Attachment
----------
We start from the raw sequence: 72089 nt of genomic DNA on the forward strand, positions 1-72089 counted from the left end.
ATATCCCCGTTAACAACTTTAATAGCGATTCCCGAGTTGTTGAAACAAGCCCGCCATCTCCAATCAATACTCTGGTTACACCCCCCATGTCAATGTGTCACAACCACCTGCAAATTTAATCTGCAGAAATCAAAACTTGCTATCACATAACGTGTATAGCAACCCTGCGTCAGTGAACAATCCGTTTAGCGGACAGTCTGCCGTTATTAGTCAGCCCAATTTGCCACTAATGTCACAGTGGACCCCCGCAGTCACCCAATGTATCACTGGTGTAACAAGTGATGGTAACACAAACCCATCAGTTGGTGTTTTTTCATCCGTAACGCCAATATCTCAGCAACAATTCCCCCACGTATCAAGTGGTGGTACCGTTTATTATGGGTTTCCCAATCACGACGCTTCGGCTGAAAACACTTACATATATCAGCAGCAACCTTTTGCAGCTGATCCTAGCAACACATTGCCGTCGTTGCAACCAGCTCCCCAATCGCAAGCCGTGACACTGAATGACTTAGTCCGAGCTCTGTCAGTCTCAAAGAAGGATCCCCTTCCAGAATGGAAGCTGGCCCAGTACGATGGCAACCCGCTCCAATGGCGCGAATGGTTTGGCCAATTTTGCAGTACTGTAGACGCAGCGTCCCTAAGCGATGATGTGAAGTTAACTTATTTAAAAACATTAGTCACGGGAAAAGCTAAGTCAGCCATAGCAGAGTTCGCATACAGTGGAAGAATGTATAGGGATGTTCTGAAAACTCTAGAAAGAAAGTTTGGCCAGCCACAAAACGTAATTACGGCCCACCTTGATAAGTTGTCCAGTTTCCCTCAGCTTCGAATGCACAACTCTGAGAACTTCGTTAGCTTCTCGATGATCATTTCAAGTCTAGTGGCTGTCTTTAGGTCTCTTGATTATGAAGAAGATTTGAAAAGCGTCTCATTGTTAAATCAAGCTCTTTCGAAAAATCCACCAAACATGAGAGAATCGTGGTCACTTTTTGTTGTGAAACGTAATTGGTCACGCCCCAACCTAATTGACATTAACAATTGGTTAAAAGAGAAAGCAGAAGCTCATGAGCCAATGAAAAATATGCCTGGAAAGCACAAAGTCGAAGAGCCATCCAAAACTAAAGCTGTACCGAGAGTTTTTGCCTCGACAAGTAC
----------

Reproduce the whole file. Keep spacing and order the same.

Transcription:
We start from the raw sequence: 72089 nt of genomic DNA on the forward strand, positions 1-72089 counted from the left end.
ATATCCCCGTTAACAACTTTAATAGCGATTCCCGAGTTGTTGAAACAAGCCCGCCATCTCCAATCAATACTCTGGTTACACCCCCCATGTCAATGTGTCACAACCACCTGCAAATTTAATCTGCAGAAATCAAAACTTGCTATCACATAACGTGTATAGCAACCCTGCGTCAGTGAACAATCCGTTTAGCGGACAGTCTGCCGTTATTAGTCAGCCCAATTTGCCACTAATGTCACAGTGGACCCCCGCAGTCACCCAATGTATCACTGGTGTAACAAGTGATGGTAACACAAACCCATCAGTTGGTGTTTTTTCATCCGTAACGCCAATATCTCAGCAACAATTCCCCCACGTATCAAGTGGTGGTACCGTTTATTATGGGTTTCCCAATCACGACGCTTCGGCTGAAAACACTTACATATATCAGCAGCAACCTTTTGCAGCTGATCCTAGCAACACATTGCCGTCGTTGCAACCAGCTCCCCAATCGCAAGCCGTGACACTGAATGACTTAGTCCGAGCTCTGTCAGTCTCAAAGAAGGATCCCCTTCCAGAATGGAAGCTGGCCCAGTACGATGGCAACCCGCTCCAATGGCGCGAATGGTTTGGCCAATTTTGCAGTACTGTAGACGCAGCGTCCCTAAGCGATGATGTGAAGTTAACTTATTTAAAAACATTAGTCACGGGAAAAGCTAAGTCAGCCATAGCAGAGTTCGCATACAGTGGAAGAATGTATAGGGATGTTCTGAAAACTCTAGAAAGAAAGTTTGGCCAGCCACAAAACGTAATTACGGCCCACCTTGATAAGTTGTCCAGTTTCCCTCAGCTTCGAATGCACAACTCTGAGAACTTCGTTAGCTTCTCGATGATCATTTCAAGTCTAGTGGCTGTCTTTAGGTCTCTTGATTATGAAGAAGATTTGAAAAGCGTCTCATTGTTAAATCAAGCTCTTTCGAAAAATCCACCAAACATGAGAGAATCGTGGTCACTTTTTGTTGTGAAACGTAATTGGTCACGCCCCAACCTAATTGACATTAACAATTGGTTAAAAGAGAAAGCAGAAGCTCATGAGCCAATGAAAAATATGCCTGGAAAGCACAAAGTCGAAGAGCCATCCAAAACTAAAGCTGTACCGAGAGTTTTTGCCTCGACAAGTAC